Articles Tagged with Orange County sexual harassment lawyer

A recent survey from Association of Flight Attendants has revealed some disturbing statistics about sexual harassment in the field. sexual harassmentAccording to the survey, 68 percent of respondents said they have experienced sexual harassment during their career. Even when isolated to just the past year, 35 percent reported verbal harassment and 20 percent physical harassment. This is a significant jump over a nationwide poll, which shows 38 percent of respondents experienced workplace harassment in their careers, according to an SF Gate report. The survey that addressed all women, released by Stop Street Harassment, Raliance, and Center on Gender Equity and Health, showed 81 percent of women have experienced sexual harassment in general, whether inside or outside the workplace.

This could explain why the number is much higher for flight attendants than other workers. In other work environments, workers are often interacting with other employees. There is more oversight and potential consequence for sexual harassment. Employees see each other every day, so there is no anonymity. If the company acts with integrity, there are strict rules and prevention strategies already in place. Even with all of those factors, a shocking number of people still face harassment. But on an airplane, attendants are interacting with strangers every day. They are in tight quarters and sometimes serving drinks to guests. Not to mention, flight attendants have long been sexualized in media and advertising, adding fuel to the fire of people who think they are entitled to harass others. Continue reading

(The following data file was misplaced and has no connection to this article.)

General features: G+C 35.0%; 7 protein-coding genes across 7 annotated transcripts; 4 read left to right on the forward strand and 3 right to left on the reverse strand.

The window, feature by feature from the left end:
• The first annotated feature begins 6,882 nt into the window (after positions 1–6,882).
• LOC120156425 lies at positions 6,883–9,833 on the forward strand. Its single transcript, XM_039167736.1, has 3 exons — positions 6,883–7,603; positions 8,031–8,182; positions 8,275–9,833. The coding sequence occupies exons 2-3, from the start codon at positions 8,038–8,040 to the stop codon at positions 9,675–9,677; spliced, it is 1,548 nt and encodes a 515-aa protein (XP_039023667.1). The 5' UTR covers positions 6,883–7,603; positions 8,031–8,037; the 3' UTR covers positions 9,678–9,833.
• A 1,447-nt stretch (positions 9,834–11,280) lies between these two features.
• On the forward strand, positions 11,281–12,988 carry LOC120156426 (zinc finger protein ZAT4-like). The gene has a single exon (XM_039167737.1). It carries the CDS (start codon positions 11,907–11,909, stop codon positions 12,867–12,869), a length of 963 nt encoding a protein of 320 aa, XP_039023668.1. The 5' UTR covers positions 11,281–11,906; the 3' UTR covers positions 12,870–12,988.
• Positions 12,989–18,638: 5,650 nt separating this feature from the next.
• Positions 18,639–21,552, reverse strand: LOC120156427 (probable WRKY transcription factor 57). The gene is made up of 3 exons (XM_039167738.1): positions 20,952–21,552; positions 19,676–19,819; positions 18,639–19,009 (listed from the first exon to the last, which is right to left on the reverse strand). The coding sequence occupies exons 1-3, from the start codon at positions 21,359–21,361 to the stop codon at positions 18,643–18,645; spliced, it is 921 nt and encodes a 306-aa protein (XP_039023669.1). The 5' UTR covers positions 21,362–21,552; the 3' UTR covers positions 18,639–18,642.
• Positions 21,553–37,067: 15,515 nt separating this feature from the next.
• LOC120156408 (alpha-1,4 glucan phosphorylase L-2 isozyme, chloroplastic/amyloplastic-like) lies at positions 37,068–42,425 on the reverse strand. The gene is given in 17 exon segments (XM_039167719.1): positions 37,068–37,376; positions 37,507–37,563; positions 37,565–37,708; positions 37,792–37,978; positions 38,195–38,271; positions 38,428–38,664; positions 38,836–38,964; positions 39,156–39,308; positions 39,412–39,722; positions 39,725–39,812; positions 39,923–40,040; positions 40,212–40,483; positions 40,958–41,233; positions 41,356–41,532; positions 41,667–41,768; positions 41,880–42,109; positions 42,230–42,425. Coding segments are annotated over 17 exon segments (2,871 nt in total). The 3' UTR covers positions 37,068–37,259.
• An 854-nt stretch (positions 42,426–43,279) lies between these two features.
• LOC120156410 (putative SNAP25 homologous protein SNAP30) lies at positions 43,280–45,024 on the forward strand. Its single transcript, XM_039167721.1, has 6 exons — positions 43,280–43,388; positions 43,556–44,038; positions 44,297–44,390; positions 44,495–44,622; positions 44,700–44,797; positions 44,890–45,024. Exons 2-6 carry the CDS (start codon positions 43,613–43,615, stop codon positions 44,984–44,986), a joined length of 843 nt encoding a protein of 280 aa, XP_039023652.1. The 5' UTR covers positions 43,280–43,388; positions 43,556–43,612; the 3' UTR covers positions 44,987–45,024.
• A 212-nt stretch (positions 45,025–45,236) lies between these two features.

It seems wherever there is a law to protect employees from harassment in the workplace, there is another law that harassers will try tosexual harassment exploit to silence their victims. State legislators are looking to tie up some of those loopholes to continue the momentum created by the #MeToo Movement. Their mission is to encourage employees to report wrongdoing without fear of repercussions and also give employers more freedom to side with and protect victims. 

AB-2770, introduced by Assemblymember Jacqui Irwin (D-Thousand Oaks), would expand the information a former employer is allowed to disclose to a prospective employer to include sexual harassment allegations. Current law allows a prospective employer to ask a representative from the candidate’s previous place of employment if the company would re-hire that person if given the opportunity. The new bill would allow the former employer to cite, without malice, accusations of sexual harassment with credible evidence as the reason they would not hire back an employee. It also provides protection to employees from retaliatory defamation lawsuits in response to formal harassment accusations being filed. This would set a standard that would allow accusers and employers the freedom to discuss credible allegations more freely. Continue reading

Donald Trump, the Republican Presidential nominee, caused a stir (again) by answering a reporter’s question about sexual harassment by saying that if his daughter Ivanka were to face it, he would, “advise her to find another career or find another company.” Attempting to clarify his father’s remarks, son Eric Trump said his sister, “wouldn’t allow herself to be subjected” to sexual harassment. woman

These comments came soon after Fox News chief Roger Ailes was accused of sexually harassing a slew of current and former female staff members, including one-time Fox & Friends host Gretchen Carlson.